Rietfontein 61_1
Rietfontein 61_2 
Rietfontein 61_3
Rietfontein 61_4

Update: The final Environmental Impact assessment was made available in 2015 and was available to download from the consultants. The deadline for submissions was 8 March 2015.

11 comments:

Carpet Spring Cleaners said...

i have done extensive research in the area and am aware of all 4 sites. the earliest site has a few stones dating before 1900. about 10 stones are evident
a mass grave site is evident in 2x areas. no stones are evident.
the fourth site is the one you refer to. about 20 stones are found but are fastly dissapearing due to dumping!!!!!!!!!!!!!!!!
i have written and sent pictures to my local councellor.
if you would like photos of the area contact me at
fisherd@telkomsa.net

DRW said...

Thanks, as you can see I did pick up one of the other cems, but I really would like to document the 2 others that are at the site. I have sent you an email in this regard.

Pam Marais said...
This comment has been removed by a blog administrator.
DRW said...

Hi Pam, Thanks for your comment. I did remove it for your privacy (tel number etc) but have passed the information onwards to Egssa who will hopefully contact you. I am no longer in South Africa.

l&w said...

Just out of interest, this area is now seriously being considered for development and there is talk of the exhumation of 7000+ graves related to this site. From your article it seems that they're going to have a lot of fun finding 7000 burial sites. Nonetheless, environmentalists are boycotting this low cost housing development which also lists 2 schools and a recreation centre as being in the pipeline. This is all to be found in a front page article in the local newspaper...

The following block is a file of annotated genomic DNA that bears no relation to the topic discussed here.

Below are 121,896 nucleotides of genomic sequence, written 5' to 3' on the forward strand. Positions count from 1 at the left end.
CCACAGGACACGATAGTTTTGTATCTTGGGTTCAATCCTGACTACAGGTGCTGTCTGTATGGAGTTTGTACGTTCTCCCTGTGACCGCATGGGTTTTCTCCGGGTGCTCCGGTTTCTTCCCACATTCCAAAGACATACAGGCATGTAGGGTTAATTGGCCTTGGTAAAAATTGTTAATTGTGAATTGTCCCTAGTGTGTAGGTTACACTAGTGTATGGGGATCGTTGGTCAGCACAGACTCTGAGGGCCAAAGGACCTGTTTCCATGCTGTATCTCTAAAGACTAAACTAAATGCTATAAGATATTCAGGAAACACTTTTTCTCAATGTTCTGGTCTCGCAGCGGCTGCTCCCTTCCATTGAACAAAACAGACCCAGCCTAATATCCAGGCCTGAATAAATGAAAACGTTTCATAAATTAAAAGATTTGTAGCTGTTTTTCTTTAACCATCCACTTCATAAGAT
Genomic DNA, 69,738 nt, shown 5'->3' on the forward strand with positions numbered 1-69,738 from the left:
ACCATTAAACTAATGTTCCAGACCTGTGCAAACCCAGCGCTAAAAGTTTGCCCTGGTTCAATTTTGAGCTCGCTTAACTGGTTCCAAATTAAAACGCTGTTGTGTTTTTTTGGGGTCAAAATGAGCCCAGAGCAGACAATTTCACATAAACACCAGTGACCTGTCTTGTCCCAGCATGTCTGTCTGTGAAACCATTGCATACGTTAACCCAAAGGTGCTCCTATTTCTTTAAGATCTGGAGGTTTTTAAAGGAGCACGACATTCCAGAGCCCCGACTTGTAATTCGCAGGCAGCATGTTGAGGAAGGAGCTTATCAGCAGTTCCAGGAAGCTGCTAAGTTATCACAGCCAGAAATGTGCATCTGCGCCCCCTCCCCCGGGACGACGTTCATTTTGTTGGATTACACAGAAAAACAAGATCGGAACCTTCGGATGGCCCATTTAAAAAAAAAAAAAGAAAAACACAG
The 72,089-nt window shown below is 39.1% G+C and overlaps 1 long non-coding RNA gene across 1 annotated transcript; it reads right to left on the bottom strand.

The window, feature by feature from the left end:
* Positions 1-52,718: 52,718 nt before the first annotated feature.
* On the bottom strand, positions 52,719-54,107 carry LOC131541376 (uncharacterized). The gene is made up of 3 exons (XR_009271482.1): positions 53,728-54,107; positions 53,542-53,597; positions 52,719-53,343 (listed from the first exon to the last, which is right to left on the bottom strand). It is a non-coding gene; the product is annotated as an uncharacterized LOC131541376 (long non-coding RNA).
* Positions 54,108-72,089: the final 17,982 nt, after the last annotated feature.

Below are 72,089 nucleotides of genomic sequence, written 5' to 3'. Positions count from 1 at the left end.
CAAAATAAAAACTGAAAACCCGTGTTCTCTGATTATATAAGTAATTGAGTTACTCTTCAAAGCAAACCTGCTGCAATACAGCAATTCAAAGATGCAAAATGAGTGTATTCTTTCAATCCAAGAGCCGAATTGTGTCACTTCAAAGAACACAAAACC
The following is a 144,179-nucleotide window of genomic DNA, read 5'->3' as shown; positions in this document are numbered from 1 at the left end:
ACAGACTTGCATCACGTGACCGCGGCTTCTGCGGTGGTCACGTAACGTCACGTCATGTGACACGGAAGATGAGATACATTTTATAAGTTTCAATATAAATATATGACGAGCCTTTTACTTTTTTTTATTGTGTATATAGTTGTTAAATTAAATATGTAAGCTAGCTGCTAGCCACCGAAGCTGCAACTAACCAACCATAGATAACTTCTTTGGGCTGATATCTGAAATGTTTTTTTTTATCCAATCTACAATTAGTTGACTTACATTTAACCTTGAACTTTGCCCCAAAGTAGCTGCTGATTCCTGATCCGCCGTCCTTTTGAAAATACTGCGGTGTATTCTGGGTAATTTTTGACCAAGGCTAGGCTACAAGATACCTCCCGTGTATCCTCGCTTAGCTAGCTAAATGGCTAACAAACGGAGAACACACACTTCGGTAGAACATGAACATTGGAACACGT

l&w said...

Just out of interest, this area is now seriously being considered for development and there is talk of the exhumation of 7000+ graves related to this site. From your article it seems that they're going to have a lot of fun finding 7000 burial sites. Nonetheless, environmentalists are boycotting this low cost housing development which also lists 2 schools and a recreation centre as being in the pipeline. This is all to be found in a front page article in the local newspaper...

tim capon said...

I am the great nephew of nurse emily blake who died of plague and is buried at the site. I would be interested to here from anyone who knows more about the site.

DRW said...

I have a pic of her grave if you want it. The info I do have on her is as follows: "she arrived in March 1899 on the SS Kilburn in Saldanha Bay where she nursed at the Uitvlugt Hosptital in Pinelands during the cape Town outbreak. That hospital closed on 30 November 1901 , after which she came to Rietfontein where she died in March 1904 at the age of 27 of bubonic plague. It is said that she contracted the disease after kissing a child goodnight, She was originally buried in grave 218 at the plague cemetery. Pics of the grave are at http://www.eggsa.org/library/main.php?g2_itemId=2393547

tim capon said...

Great seen the photo that's great, where did you get the other info from I'd like to investigate further

DRW said...

Hi Tim,
I have a booklet that I got at the hospital about the history of the hospital and some of the people that worked there. That info was amongst the info in it. The booklet was published to commemorate the 100th anniversary of the hospital in 1995. If you contact Dave Fisher (email is in the first comment on this blog) he has an electronic copy of the booklet, and is also very knowledgeable about the cemeteries and the area.

DRW said...

The Environmental Impact Assessment was been completed and the final deadline for comments passed on the 8th of March 2015. It may be possible to download the assessment at http://h.bokamoso.biz/index.php/project-download/category/7-linksfield-final-eia-report-2015